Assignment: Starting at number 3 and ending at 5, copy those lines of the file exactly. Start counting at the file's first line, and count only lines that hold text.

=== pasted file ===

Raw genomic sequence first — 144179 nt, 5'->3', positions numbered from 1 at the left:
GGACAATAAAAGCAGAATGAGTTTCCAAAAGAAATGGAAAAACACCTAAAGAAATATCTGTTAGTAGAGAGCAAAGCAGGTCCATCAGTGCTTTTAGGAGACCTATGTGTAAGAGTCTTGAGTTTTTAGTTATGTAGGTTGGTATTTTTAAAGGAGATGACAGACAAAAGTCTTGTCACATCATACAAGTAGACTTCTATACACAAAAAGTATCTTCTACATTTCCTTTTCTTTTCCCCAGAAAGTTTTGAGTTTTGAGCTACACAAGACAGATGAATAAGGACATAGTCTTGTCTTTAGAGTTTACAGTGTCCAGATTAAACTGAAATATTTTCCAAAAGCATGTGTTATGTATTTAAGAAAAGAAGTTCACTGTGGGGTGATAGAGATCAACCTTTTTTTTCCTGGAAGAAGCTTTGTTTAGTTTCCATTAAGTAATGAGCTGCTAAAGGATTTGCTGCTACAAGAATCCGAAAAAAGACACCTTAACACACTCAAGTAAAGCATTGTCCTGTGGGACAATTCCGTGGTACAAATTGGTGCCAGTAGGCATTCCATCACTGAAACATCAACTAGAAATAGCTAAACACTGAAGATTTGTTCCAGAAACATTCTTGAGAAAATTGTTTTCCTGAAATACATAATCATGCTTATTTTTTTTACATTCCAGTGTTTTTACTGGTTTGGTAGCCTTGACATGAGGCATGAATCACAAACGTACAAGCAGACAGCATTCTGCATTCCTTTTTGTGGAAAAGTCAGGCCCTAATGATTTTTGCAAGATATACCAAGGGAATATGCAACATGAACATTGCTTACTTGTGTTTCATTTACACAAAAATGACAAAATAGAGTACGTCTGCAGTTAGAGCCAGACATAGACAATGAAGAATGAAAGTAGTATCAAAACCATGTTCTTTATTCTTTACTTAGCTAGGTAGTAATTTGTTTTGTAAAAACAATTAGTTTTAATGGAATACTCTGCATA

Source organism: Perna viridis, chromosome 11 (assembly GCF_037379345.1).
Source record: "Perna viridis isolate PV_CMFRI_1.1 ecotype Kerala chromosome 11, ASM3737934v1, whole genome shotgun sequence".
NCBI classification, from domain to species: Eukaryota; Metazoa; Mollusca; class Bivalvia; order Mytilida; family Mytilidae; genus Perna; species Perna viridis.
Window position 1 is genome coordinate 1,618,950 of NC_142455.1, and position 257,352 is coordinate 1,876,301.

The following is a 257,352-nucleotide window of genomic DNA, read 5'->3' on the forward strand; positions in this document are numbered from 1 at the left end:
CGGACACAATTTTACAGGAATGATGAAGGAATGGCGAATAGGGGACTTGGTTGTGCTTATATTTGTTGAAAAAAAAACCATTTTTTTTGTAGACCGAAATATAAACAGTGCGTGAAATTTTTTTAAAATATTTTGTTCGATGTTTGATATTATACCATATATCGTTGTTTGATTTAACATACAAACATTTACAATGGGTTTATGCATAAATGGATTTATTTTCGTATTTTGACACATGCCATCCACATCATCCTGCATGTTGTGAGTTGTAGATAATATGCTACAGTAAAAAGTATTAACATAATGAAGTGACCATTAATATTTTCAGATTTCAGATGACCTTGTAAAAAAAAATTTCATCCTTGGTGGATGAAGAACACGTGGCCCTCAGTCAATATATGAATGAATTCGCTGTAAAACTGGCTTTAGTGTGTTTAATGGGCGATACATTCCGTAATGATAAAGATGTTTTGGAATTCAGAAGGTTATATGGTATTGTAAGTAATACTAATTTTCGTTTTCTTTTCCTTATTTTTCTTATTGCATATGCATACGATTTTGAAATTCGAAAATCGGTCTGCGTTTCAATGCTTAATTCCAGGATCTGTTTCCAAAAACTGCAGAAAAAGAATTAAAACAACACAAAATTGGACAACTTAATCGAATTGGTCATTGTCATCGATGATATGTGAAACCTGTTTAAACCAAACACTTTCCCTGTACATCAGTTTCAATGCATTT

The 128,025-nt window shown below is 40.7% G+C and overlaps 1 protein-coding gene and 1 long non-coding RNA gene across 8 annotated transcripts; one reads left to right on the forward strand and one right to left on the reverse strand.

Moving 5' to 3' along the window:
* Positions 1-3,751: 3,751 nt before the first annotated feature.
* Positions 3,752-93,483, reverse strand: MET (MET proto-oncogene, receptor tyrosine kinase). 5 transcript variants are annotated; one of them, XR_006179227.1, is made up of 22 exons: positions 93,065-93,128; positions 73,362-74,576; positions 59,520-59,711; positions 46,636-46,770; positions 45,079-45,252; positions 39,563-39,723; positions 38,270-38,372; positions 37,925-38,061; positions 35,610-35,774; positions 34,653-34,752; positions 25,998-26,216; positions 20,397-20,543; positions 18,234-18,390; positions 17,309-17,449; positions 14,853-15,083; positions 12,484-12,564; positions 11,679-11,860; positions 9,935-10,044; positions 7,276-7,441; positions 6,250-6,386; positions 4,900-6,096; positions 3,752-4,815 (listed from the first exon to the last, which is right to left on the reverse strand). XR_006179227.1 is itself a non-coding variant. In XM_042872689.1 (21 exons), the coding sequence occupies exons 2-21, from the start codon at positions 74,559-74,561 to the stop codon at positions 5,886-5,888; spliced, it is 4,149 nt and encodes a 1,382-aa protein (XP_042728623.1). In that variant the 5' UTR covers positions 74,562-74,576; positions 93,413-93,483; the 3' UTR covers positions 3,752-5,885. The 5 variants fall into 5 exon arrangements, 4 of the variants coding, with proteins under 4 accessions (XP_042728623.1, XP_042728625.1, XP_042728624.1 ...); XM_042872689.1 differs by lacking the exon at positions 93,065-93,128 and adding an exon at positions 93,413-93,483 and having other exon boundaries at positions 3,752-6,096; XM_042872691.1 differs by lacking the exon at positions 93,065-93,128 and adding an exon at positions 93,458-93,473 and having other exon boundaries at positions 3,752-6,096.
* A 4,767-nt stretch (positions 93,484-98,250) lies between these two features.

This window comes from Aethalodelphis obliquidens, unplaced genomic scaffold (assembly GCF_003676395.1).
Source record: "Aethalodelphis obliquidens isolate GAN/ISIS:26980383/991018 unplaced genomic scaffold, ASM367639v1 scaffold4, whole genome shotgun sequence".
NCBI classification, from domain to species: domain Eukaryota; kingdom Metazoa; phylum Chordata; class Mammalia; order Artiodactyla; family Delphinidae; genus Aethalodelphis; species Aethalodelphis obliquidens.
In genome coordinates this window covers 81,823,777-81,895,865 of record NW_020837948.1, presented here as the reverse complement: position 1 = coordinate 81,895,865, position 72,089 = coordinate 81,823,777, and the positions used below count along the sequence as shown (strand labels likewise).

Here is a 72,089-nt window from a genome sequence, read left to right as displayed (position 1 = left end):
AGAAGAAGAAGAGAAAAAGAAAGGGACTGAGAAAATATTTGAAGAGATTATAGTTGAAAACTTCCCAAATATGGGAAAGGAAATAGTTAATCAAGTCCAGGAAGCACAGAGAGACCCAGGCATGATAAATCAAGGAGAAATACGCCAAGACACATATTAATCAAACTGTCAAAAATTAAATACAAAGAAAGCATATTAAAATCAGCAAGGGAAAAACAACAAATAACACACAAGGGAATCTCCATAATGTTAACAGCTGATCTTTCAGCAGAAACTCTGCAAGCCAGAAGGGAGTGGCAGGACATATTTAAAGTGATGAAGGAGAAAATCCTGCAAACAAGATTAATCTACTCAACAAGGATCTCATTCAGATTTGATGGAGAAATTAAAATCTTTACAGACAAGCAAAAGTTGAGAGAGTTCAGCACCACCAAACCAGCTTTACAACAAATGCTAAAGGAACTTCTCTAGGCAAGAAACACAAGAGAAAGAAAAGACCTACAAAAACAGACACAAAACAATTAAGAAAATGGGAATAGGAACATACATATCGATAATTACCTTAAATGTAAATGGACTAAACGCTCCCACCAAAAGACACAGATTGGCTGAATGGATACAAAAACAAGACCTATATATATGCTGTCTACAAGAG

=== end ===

Source organism: Perna viridis, chromosome 11 (assembly GCF_037379345.1).
Source record: "Perna viridis isolate PV_CMFRI_1.1 ecotype Kerala chromosome 11, ASM3737934v1, whole genome shotgun sequence".
NCBI classification, from domain to species: Eukaryota; Metazoa; Mollusca; class Bivalvia; order Mytilida; family Mytilidae; genus Perna; species Perna viridis.